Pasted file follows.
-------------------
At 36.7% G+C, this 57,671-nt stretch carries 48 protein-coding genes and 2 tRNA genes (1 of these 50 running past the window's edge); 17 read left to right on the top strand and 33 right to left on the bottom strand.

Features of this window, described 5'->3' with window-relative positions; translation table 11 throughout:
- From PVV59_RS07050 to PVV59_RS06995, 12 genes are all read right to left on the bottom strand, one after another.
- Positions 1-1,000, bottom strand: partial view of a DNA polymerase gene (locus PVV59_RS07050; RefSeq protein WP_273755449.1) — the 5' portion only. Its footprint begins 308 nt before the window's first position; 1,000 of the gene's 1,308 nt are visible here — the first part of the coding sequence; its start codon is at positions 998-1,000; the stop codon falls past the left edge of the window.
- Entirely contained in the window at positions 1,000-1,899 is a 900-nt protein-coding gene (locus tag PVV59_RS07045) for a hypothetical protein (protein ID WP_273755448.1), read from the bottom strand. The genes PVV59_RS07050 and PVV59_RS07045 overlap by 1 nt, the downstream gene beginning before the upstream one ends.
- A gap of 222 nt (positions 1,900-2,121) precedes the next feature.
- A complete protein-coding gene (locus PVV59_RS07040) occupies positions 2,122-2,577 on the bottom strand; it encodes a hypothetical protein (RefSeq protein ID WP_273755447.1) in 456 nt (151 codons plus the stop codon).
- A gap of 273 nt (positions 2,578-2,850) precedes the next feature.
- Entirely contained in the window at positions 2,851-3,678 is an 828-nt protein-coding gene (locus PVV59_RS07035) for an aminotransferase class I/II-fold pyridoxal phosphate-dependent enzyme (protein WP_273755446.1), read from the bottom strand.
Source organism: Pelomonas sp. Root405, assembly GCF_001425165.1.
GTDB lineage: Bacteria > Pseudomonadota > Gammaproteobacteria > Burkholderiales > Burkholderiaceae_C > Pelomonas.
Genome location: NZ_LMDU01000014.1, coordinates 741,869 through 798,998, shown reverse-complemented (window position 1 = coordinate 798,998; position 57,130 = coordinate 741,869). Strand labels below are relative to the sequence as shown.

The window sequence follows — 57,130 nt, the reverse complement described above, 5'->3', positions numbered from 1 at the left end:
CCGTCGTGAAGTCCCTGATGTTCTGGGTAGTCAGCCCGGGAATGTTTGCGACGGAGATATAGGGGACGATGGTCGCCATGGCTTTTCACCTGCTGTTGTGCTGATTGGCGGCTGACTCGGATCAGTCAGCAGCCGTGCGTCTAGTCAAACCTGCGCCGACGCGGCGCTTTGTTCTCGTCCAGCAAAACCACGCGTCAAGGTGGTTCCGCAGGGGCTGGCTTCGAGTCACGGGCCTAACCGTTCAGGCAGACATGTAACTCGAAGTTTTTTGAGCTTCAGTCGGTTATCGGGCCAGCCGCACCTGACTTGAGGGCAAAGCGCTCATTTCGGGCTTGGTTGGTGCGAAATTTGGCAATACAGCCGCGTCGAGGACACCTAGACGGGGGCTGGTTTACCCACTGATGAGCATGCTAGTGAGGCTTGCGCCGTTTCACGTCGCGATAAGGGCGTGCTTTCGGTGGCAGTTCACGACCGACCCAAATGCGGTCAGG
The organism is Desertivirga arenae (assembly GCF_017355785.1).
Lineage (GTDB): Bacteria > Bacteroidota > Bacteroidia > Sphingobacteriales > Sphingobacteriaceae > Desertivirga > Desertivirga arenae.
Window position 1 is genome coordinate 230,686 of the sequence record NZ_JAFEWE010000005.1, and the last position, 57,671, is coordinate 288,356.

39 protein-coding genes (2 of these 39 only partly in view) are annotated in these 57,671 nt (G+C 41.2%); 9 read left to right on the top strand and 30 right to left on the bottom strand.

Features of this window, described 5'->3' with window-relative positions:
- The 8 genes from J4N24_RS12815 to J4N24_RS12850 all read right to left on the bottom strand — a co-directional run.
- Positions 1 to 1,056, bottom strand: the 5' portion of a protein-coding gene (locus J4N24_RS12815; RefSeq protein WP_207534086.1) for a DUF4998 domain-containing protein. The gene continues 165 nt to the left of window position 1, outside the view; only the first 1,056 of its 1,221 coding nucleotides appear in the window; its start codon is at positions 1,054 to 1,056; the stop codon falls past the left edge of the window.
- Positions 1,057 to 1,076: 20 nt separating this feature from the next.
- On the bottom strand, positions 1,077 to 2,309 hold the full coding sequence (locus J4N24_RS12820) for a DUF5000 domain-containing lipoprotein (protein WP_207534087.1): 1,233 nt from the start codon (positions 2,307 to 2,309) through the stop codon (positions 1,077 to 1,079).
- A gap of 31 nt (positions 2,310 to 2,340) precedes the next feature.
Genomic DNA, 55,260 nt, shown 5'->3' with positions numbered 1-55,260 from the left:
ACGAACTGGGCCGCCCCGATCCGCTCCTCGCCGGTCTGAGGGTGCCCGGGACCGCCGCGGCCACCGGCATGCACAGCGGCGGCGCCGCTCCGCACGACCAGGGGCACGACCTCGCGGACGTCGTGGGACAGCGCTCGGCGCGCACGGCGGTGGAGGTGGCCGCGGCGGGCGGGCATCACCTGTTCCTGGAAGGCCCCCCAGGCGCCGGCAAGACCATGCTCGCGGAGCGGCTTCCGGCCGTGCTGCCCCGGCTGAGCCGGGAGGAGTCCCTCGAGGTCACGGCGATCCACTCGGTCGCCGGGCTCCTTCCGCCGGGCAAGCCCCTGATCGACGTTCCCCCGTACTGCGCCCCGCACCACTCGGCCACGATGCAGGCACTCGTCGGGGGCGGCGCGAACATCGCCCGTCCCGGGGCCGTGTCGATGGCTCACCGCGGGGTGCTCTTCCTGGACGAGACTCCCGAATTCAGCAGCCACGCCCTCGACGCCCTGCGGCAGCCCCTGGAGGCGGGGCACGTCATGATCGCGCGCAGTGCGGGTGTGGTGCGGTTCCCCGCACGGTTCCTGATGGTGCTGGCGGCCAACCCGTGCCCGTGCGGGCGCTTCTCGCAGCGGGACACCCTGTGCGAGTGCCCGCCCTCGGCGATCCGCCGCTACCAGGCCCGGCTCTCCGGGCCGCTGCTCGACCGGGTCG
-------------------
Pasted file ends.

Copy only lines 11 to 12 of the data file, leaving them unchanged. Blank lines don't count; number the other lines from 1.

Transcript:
GTDB lineage: Bacteria > Pseudomonadota > Gammaproteobacteria > Burkholderiales > Burkholderiaceae_C > Pelomonas.
Genome location: NZ_LMDU01000014.1, coordinates 741,869 through 798,998, shown reverse-complemented (window position 1 = coordinate 798,998; position 57,130 = coordinate 741,869). Strand labels below are relative to the sequence as shown.